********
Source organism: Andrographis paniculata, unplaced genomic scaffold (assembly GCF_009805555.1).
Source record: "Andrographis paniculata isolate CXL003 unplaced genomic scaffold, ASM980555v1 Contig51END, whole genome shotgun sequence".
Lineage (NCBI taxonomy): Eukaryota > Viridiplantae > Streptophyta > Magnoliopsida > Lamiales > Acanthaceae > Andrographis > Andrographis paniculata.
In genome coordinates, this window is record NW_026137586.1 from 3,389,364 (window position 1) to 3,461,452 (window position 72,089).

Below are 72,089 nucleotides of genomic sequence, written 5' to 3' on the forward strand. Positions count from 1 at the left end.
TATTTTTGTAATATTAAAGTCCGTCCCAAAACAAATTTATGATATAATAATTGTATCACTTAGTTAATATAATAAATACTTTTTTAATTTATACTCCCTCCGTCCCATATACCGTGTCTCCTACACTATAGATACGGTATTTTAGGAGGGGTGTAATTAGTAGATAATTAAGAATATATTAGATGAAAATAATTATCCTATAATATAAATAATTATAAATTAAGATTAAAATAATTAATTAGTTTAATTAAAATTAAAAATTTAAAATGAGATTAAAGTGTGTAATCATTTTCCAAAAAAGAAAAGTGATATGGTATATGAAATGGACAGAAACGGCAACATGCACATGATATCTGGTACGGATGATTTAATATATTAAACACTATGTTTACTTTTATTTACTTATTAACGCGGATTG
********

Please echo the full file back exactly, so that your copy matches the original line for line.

Source organism: Andrographis paniculata, unplaced genomic scaffold (assembly GCF_009805555.1).
Source record: "Andrographis paniculata isolate CXL003 unplaced genomic scaffold, ASM980555v1 Contig51END, whole genome shotgun sequence".
Lineage (NCBI taxonomy): Eukaryota > Viridiplantae > Streptophyta > Magnoliopsida > Lamiales > Acanthaceae > Andrographis > Andrographis paniculata.
In genome coordinates, this window is record NW_026137586.1 from 3,389,364 (window position 1) to 3,461,452 (window position 72,089).

Below are 72,089 nucleotides of genomic sequence, written 5' to 3' on the forward strand. Positions count from 1 at the left end.
TATTTTTGTAATATTAAAGTCCGTCCCAAAACAAATTTATGATATAATAATTGTATCACTTAGTTAATATAATAAATACTTTTTTAATTTATACTCCCTCCGTCCCATATACCGTGTCTCCTACACTATAGATACGGTATTTTAGGAGGGGTGTAATTAGTAGATAATTAAGAATATATTAGATGAAAATAATTATCCTATAATATAAATAATTATAAATTAAGATTAAAATAATTAATTAGTTTAATTAAAATTAAAAATTTAAAATGAGATTAAAGTGTGTAATCATTTTCCAAAAAAGAAAAGTGATATGGTATATGAAATGGACAGAAACGGCAACATGCACATGATATCTGGTACGGATGATTTAATATATTAAACACTATGTTTACTTTTATTTACTTATTAACGCGGATTG